By Mark Tentis
When it comes to identifying and deploying exciting and innovative new ways to attract drivers to their sites, vehicle wash operators have seen the “light.” Namely, they are utilizing the latest in exterior, interior and arch display lighting, along with sound-reproduction technologies, to create a visually and aurally attractive wash experience. In fact, analysis of vehicle wash through-rate patterns indicates that offering an engaging and memorable wash experience can increase customer loyalty by as much as 20%, with loyal customers 86% more likely to spend more for a brand they are loyal to.
While the advances in lighting and sound technology have been an undeniable boon to wash operators as they look to expand their customer base while keeping existing customers engaged, an optimized sight-and-sound experience is just one arrow in a marketing quiver that can go well beyond the five senses.
Keep The Five Alive
Operators would be wise to fully target all five senses to increase traffic at their vehicle wash sites.
Sight: The first goal is to get that driver to decide to enter the wash site. The site must be well lit with engaging signage with color and movement that catches the eye, a clean appearance and nice landscaping. Make sure that the driveway is well maintained, with no trash on the ground. If the wash is a manned tunnel, outfit employees in sharp, clean uniforms, and train them to be attentive and engaging with a controlled sense of urgency without hurrying. The interior of the wash must be inviting and uncluttered, easy to enter with a feeling of openness that can be enhanced through effective overhead and sidewall lighting. In other words, do not store nonessential or unrelated equipment in a murky, dingy wash bay.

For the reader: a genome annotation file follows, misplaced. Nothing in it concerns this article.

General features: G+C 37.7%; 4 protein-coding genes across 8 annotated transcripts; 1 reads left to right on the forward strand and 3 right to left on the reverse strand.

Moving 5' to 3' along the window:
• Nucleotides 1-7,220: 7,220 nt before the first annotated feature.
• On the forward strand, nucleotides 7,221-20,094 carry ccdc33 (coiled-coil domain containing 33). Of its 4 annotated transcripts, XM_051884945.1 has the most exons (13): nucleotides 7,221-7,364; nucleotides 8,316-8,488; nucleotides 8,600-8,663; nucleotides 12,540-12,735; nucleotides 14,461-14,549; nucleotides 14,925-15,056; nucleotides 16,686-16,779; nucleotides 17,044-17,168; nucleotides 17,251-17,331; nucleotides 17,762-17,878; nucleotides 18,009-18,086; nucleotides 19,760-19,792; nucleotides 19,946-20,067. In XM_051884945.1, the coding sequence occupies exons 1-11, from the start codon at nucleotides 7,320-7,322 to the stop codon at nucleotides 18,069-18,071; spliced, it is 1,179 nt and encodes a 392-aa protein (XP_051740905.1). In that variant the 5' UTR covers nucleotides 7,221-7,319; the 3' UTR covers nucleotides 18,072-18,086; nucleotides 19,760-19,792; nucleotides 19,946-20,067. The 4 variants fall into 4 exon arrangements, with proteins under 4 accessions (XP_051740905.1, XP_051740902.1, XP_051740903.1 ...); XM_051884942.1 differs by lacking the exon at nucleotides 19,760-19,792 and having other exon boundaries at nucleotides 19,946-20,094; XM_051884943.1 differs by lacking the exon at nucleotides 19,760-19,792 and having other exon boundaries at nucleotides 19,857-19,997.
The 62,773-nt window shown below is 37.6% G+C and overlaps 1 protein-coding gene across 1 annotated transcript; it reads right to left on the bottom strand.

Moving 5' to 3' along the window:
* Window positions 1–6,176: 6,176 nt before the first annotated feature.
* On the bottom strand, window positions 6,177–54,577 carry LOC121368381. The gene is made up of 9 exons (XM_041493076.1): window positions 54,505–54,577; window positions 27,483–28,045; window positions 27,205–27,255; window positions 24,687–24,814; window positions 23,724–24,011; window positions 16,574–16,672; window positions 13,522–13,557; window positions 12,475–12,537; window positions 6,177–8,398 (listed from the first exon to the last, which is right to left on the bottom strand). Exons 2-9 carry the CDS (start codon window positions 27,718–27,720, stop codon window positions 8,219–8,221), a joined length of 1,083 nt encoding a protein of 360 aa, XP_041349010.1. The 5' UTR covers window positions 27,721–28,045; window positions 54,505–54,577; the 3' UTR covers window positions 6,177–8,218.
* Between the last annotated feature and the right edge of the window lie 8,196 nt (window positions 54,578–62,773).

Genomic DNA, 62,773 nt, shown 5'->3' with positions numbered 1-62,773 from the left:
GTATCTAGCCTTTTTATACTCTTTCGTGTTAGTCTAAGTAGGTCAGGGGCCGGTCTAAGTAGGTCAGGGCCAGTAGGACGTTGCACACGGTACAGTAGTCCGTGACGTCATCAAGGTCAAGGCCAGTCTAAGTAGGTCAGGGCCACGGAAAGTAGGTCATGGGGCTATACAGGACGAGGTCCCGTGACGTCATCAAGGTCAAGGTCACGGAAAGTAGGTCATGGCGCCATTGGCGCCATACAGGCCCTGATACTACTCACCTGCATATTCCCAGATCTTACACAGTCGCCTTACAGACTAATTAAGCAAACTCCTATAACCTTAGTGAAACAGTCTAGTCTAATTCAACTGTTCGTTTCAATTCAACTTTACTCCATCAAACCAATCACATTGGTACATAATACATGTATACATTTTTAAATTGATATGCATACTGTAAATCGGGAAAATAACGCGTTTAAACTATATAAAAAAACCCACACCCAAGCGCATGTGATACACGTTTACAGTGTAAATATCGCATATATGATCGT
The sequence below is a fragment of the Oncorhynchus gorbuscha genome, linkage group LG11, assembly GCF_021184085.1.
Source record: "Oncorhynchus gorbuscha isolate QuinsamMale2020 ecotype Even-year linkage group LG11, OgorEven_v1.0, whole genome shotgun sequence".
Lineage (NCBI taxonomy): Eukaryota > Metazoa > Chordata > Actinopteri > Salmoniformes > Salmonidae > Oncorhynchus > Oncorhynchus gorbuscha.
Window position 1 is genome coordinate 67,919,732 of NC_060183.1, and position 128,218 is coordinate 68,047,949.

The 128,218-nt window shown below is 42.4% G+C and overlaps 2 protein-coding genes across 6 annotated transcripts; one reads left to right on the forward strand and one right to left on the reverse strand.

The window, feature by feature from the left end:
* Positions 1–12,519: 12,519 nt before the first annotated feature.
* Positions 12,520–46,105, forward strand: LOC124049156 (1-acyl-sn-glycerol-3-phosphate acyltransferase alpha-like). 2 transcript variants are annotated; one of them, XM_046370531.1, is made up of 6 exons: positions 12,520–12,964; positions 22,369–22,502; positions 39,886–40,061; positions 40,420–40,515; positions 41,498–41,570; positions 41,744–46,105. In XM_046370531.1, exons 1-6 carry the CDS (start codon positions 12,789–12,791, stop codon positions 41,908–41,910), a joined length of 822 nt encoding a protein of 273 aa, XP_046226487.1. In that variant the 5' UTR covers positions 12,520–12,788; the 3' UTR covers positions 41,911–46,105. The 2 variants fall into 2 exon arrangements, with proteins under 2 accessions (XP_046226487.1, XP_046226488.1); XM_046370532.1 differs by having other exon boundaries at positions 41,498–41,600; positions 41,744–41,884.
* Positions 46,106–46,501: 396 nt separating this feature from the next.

Sound: The trick to ensuring that ambient noise is not off-putting to vehicle occupants is to design the wash bay so that the level and shape of the noise will be nonoffensive. Some operators pipe in popular music, while others use tranquil sounds at a decibel level that still allows people inside the vehicle to engage in conversations or conduct phone calls. While it’s true that some inherent wash sounds just can’t be overcome, the other senses can be targeted during the wash process so that attention is diverted from the sound of the wash equipment and dryers.
Smell: A bad smell that enters the vehicle cabin during the wash process creates a negative overall experience for the driver, which can affect future wash buying decisions. It is imperative that wash bays are kept presentable via a regular cleaning schedule, while dirty wash water is routinely reclaimed or disposed of so that it does not sit in the pit and become “funky.” Positive smells can also be created by pretreating wash water or by using scented wash chemicals and waxes. Research has shown that different scents will evoke different feelings in vehicle passengers; for example, lemon will evoke cleanliness, while lavender produces a sense of calm.
Touch: Vehicles are large investments that must be treated carefully, so drivers must be convinced before they even enter the wash bay that there is little to no risk of damage occurring as their vehicles are touched during the wash process. This requires the wash equipment to be properly and regularly maintained so that it will reliably deliver a gentle and damage-free wash. Operators can be proactive in allaying any fears of damage occurring by posting educational pieces on the damage control capabilities of the wash system on the wash’s website, via social media posts and through flyers available at the wash entrance or inside the store.